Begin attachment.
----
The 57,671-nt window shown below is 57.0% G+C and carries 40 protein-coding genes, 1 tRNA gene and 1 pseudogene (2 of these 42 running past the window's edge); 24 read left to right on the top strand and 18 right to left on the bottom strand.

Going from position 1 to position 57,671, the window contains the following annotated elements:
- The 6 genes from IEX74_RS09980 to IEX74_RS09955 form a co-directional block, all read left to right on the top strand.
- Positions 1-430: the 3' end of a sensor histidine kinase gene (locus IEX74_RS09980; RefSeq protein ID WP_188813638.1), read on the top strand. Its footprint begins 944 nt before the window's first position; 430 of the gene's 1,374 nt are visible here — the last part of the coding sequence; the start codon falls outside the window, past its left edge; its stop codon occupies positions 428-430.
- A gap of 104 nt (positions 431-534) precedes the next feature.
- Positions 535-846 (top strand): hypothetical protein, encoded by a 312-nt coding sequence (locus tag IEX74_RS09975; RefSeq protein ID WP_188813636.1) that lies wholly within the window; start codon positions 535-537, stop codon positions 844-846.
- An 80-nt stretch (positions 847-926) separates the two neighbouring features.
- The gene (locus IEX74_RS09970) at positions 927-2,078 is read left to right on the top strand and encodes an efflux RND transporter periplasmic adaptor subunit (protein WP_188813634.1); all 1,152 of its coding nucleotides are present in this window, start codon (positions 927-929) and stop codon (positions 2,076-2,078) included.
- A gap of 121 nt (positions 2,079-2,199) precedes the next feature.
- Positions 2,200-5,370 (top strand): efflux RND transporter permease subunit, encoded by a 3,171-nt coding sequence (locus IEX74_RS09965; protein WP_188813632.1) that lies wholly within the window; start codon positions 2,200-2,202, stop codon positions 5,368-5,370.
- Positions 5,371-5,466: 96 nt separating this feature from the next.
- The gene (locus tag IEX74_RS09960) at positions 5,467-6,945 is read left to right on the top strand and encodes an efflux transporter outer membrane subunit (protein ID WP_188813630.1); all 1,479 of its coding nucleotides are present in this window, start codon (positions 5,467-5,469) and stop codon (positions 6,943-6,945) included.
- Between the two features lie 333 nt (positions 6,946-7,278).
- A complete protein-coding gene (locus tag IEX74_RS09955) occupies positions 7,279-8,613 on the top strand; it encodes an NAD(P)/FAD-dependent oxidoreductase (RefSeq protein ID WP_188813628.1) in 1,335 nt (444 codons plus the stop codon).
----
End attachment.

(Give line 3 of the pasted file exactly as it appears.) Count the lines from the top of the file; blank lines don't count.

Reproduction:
- The 6 genes from IEX74_RS09980 to IEX74_RS09955 form a co-directional block, all read left to right on the top strand.